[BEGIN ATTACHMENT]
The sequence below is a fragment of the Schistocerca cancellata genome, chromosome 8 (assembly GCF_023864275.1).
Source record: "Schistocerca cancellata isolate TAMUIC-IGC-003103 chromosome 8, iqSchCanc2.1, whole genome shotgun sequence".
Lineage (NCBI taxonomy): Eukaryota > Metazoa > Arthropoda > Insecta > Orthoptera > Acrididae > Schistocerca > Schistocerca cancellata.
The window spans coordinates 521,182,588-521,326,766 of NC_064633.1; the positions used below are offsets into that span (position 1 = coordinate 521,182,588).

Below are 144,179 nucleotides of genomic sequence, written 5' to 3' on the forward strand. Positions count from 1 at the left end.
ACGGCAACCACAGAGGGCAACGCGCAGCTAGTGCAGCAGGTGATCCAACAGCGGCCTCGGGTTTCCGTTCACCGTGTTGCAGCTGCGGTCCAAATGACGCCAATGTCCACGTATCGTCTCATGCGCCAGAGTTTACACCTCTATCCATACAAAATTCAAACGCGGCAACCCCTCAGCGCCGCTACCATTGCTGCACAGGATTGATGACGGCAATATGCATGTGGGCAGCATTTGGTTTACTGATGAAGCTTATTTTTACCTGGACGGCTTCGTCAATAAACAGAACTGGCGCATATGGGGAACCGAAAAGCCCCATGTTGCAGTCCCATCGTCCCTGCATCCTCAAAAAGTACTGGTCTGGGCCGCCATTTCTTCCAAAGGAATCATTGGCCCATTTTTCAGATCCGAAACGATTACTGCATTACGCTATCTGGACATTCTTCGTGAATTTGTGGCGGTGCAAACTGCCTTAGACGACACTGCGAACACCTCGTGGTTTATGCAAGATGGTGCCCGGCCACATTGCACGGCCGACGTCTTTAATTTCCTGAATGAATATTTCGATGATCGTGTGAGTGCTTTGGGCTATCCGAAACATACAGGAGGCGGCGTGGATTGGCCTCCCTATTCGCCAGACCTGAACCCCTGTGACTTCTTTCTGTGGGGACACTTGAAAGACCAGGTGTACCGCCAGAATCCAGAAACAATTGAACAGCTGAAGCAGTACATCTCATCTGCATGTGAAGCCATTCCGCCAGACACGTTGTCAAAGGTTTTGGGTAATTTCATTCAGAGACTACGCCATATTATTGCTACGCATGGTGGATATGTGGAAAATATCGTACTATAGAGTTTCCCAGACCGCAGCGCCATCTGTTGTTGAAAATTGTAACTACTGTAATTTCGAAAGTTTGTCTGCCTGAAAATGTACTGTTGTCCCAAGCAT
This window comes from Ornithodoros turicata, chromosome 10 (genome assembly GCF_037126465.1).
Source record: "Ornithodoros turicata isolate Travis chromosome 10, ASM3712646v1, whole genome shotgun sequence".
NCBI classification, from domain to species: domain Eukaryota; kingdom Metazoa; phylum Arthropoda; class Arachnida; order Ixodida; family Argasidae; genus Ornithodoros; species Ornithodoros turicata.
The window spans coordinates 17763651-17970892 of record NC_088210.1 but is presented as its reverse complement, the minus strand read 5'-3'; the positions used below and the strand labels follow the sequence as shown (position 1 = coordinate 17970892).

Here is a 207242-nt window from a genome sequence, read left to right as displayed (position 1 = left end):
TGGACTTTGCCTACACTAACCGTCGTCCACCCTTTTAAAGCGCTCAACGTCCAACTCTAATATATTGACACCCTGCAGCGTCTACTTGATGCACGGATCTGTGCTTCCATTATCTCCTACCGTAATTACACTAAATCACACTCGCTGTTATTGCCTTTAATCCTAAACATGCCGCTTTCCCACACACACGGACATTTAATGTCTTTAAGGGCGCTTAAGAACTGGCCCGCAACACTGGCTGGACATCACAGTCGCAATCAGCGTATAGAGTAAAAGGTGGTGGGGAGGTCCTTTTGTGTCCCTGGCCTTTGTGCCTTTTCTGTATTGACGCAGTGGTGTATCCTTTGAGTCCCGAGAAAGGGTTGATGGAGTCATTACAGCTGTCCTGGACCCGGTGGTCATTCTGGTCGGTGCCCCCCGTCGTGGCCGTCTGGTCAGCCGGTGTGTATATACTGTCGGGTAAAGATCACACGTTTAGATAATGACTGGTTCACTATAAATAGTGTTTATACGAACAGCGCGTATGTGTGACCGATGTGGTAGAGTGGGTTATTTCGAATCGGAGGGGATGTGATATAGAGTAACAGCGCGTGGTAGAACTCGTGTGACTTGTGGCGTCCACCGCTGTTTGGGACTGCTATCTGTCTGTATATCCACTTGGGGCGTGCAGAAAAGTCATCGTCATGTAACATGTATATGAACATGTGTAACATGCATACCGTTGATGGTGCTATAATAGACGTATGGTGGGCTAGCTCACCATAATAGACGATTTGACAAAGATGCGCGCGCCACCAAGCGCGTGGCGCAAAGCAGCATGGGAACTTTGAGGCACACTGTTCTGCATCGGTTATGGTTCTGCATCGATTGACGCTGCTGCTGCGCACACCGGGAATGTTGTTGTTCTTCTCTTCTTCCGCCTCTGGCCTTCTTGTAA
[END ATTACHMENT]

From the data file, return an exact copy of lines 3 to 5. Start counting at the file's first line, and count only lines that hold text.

Lineage (NCBI taxonomy): Eukaryota > Metazoa > Arthropoda > Insecta > Orthoptera > Acrididae > Schistocerca > Schistocerca cancellata.
The window spans coordinates 521,182,588-521,326,766 of NC_064633.1; the positions used below are offsets into that span (position 1 = coordinate 521,182,588).

Below are 144,179 nucleotides of genomic sequence, written 5' to 3' on the forward strand. Positions count from 1 at the left end.